>non exsistent, and we are forced to import, and imperters can then charge
>whatever they choose.
>If tariffs were increased significantly, we would initially pay more for
>imported gear, until companies started to produce the gear locally again,
>at a competitive price. Our desire to have cheaper imports is our undoing
>in the long run.

This is bullshit. Relative to income, car prices have gone down since import tariffs were removed. If you worked in manufacturing, then damn. If (like 99% of people) you don't - you won.
martym
24/05/2011
6:43:01 AM
On 23/05/2011 ninth10 wrote:
> until companies started to produce the gear locally again,
>at a competitive price.

The interesting thing in this whole debate is the notion that Aussie prices are so high.
I am currently in the Czech Republic - home to Rock Empire, Triop and Saltic (right here in my girlfriend's town) - and all climbing gear here is relatively expensive - particularly since the average income is about $10/h.

I was in the mythical city of Arco last year - all BD cams were between 75-100 euro.
Simply put, once a product is in a warehouse - moving it once, twice, three times adds costs. There simply isn't the demand in Oz for someone to start producing another dragon cam? Maybe a thumb ring and extended sling!

And where do you think most of this gear* is manufactured? Have a good look at the fine print next time you buy some gear. Fact is - once demand increases, production will move to countries with cheaper labour to reduce costs.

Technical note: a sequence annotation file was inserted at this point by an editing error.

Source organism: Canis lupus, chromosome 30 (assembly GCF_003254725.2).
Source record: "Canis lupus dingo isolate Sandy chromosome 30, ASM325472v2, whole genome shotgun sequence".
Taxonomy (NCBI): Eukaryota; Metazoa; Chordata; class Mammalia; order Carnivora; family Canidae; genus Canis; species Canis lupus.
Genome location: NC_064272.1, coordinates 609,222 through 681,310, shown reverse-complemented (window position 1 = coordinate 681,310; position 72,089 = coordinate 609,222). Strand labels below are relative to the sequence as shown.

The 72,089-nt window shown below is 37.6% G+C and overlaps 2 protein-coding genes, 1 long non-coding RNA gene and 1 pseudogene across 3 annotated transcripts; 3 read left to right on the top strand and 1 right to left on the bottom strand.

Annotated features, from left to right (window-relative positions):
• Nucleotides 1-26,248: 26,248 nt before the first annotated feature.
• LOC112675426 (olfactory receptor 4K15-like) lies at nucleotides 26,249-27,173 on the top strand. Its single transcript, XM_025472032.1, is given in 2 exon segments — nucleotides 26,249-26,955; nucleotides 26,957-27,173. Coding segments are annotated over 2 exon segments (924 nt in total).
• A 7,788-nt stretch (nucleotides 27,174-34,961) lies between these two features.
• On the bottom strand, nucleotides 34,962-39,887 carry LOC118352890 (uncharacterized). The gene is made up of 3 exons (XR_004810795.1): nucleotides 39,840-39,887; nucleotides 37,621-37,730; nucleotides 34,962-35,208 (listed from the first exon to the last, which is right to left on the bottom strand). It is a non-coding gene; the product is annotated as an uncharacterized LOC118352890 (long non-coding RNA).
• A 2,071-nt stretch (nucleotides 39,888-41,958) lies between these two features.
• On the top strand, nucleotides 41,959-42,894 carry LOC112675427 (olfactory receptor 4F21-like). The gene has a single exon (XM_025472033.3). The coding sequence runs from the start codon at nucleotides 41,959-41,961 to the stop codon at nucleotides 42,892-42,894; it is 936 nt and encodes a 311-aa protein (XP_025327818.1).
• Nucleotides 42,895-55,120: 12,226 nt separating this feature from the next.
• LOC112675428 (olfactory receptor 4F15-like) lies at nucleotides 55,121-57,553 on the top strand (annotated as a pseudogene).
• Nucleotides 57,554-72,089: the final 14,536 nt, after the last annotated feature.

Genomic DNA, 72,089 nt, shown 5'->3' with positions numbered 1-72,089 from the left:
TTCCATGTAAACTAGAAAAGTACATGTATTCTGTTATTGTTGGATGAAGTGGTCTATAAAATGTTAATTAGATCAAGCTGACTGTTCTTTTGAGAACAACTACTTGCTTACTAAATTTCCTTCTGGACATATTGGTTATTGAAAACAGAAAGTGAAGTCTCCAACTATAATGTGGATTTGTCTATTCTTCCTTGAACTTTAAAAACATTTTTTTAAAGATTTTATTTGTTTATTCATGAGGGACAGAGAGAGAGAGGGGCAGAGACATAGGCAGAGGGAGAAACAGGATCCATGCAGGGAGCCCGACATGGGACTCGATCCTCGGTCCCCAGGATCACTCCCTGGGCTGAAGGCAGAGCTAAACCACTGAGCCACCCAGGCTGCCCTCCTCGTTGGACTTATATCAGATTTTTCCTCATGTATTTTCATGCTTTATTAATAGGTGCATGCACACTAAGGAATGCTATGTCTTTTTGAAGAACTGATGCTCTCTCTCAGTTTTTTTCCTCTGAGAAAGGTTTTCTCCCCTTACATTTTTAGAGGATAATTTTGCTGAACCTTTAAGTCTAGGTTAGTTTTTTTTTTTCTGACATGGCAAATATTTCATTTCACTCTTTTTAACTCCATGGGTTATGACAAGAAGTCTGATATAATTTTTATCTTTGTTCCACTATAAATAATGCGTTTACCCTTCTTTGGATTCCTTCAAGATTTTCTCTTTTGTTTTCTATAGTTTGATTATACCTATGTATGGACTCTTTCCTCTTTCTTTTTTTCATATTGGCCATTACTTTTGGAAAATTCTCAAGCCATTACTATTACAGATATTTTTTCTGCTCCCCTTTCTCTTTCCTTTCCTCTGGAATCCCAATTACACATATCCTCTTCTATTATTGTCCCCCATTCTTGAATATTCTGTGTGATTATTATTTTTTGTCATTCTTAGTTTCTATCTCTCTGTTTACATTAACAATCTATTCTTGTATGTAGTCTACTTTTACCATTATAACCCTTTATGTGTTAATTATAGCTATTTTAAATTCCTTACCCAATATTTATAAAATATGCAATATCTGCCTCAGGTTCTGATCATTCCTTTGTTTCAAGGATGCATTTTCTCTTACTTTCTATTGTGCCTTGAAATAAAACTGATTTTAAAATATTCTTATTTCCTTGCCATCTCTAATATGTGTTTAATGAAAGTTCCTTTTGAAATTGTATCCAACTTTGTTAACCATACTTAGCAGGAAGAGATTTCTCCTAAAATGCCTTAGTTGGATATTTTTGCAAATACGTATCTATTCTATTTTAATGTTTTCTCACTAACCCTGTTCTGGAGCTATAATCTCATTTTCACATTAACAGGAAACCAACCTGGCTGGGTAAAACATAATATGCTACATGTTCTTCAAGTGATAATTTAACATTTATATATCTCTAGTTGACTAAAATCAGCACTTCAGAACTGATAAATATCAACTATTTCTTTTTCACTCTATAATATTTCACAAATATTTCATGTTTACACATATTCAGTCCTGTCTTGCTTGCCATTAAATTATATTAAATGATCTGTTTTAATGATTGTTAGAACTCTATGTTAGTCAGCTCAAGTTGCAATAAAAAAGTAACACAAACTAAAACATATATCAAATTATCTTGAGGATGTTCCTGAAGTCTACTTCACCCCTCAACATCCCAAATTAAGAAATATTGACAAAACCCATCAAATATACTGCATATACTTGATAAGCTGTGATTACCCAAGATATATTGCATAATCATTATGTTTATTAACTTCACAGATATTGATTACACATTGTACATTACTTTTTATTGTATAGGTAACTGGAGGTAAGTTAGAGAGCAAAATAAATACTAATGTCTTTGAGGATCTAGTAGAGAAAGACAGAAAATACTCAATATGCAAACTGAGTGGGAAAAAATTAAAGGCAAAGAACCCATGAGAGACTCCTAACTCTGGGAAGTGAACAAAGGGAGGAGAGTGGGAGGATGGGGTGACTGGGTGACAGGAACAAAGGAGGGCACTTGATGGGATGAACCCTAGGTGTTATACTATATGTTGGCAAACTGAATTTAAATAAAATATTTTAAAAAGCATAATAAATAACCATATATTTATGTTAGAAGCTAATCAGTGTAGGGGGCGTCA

*yes, I know this is a generalisation.
JDB
24/05/2011
8:48:18 AM
So what does one make of all of this.........
The logical end point of buying gear on-line is the demise of local shops.
I for one buy the bulk of my gear from a shop (Bogong, Melbourne) because the staff are well informed and are prepared to take the time to discuss your requirements based on their first hand knowledge.I'm fully aware I'm paying a bit more by adopting this approach.
'On the flip side' if I ever have any problems with gear purchase from fore-mentioned shop they will look after me with no questions asked.
There probably isn't anyone employed in Australia whose job couldn't 'out-sourced' for less money.
I guess I'm just an old fashioned guy

Big G
24/05/2011
9:09:18 AM
On 23/05/2011 BoulderBaby wrote:

>Also, I can't believe how cheap patagonia gear is in Australia compared
>to the UK!!

sometimes prices are a reflection of how the brand is held in esteem. try comparing north face (outdoor nike) to prices here. go to europe and look at the mercedes cabs (i know someone will talk about luxury tax etc etc but that only explains part of the difference).

there are many many factors that go into pricing - taxes, import but the number one reason outdoor gear is more expensive is because people are willing to pay those prices. use your hard earned dollar wisely, make every retailer earn it from you!

cruze
24/05/2011
9:54:03 AM
On 23/05/2011 BoulderBaby wrote:
>It's because of the gentlemans agreement, they won't ship to aus. If you
>want it, you should organise it through the supplier (which I think is
>now patagonia australia)
>
>Also, I can't believe how cheap patagonia gear is in Australia compared
>to the UK!!
>
>I now think of prices in how many hours it takes me to save up to buy
>it.
>for example - UK - patagonia cap 3 - about 50 pounds - around about 9hours